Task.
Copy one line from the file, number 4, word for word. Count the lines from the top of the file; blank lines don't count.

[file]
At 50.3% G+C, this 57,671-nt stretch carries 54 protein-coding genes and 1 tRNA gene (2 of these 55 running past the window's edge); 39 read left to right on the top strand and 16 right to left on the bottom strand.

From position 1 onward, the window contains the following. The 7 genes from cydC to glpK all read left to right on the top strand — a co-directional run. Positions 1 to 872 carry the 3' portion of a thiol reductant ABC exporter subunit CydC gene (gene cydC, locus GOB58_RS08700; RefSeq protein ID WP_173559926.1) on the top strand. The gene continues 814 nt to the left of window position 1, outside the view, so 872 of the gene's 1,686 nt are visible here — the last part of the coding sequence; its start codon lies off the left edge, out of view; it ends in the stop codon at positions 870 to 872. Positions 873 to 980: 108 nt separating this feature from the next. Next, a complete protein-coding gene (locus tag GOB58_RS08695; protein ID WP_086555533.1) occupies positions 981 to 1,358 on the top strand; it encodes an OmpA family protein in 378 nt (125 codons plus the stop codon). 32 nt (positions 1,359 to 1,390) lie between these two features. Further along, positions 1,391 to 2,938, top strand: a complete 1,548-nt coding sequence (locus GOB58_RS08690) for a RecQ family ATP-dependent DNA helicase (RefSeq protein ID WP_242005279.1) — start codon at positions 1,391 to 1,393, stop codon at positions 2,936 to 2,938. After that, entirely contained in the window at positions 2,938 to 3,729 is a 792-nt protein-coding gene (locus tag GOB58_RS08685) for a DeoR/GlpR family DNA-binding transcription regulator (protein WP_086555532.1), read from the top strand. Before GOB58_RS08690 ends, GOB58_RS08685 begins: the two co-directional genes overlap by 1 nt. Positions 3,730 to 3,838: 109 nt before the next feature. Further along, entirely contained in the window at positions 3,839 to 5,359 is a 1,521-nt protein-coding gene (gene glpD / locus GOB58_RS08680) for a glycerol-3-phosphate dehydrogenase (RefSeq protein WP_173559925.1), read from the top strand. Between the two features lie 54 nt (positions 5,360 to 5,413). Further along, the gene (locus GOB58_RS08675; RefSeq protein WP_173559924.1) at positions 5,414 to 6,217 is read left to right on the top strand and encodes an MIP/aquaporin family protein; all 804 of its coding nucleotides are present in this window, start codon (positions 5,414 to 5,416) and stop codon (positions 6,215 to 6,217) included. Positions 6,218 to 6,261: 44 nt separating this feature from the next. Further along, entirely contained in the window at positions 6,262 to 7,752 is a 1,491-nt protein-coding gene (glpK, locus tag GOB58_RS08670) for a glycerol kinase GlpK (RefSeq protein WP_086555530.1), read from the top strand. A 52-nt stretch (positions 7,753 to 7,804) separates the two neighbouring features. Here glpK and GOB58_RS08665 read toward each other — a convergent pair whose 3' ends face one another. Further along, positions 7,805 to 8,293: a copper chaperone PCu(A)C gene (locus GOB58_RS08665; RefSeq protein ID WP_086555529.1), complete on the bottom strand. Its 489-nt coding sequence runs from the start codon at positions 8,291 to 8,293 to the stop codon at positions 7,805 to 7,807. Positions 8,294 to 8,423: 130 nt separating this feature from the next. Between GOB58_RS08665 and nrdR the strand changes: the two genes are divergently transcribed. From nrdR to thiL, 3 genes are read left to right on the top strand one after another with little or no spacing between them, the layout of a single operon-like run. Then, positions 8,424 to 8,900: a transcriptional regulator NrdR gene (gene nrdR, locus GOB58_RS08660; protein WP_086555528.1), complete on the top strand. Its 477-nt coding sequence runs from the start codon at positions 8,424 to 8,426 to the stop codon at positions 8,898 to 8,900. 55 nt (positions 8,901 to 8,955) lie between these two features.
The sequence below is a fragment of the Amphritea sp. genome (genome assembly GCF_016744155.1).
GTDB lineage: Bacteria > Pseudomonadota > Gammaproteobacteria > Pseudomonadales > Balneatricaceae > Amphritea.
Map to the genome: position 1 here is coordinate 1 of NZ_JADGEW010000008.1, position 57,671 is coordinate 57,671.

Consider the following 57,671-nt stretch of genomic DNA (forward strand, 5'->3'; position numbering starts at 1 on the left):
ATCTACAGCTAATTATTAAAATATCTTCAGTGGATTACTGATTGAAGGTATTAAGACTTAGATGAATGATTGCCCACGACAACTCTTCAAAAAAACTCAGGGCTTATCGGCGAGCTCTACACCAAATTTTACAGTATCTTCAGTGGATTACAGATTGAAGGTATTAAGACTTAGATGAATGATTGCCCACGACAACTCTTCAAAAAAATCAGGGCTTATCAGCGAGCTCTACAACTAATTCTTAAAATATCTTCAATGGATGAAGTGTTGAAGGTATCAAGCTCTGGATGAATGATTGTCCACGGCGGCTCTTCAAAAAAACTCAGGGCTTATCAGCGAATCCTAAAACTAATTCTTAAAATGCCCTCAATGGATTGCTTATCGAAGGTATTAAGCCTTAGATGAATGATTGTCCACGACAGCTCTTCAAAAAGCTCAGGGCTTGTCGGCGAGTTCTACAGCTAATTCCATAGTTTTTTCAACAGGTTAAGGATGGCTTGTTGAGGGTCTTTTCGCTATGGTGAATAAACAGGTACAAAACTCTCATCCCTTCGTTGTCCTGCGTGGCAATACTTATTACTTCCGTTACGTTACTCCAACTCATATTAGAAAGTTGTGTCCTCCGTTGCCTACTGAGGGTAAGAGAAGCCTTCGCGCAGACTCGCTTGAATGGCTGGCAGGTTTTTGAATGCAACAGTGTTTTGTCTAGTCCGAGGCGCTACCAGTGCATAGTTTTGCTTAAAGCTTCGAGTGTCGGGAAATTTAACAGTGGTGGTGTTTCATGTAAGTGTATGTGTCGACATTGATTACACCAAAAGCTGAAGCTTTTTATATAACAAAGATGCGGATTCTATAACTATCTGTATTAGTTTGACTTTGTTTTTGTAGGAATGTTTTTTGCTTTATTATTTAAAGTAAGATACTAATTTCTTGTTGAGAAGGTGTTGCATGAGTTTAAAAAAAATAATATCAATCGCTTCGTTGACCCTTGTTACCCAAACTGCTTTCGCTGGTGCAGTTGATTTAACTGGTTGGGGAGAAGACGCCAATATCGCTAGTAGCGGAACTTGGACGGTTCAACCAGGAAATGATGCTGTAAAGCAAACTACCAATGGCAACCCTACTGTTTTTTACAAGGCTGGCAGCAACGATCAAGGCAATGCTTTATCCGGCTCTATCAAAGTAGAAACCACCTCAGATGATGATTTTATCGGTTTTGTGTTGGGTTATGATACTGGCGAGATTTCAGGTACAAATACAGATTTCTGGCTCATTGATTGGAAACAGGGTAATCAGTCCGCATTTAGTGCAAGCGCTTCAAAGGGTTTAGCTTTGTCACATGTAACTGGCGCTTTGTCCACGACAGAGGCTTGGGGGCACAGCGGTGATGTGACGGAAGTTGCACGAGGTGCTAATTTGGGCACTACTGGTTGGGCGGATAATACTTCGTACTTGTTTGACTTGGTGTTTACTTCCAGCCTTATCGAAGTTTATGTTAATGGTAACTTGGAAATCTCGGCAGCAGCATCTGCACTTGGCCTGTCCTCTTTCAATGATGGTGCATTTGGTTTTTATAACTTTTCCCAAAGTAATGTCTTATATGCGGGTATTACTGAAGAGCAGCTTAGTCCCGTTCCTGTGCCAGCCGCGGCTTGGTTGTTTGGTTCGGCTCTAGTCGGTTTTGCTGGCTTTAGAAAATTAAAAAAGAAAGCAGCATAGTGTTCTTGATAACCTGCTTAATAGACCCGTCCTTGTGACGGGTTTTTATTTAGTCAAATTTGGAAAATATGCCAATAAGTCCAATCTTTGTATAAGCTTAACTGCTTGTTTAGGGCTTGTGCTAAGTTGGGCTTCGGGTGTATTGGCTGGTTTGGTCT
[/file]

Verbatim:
GTDB lineage: Bacteria > Pseudomonadota > Gammaproteobacteria > Pseudomonadales > Balneatricaceae > Amphritea.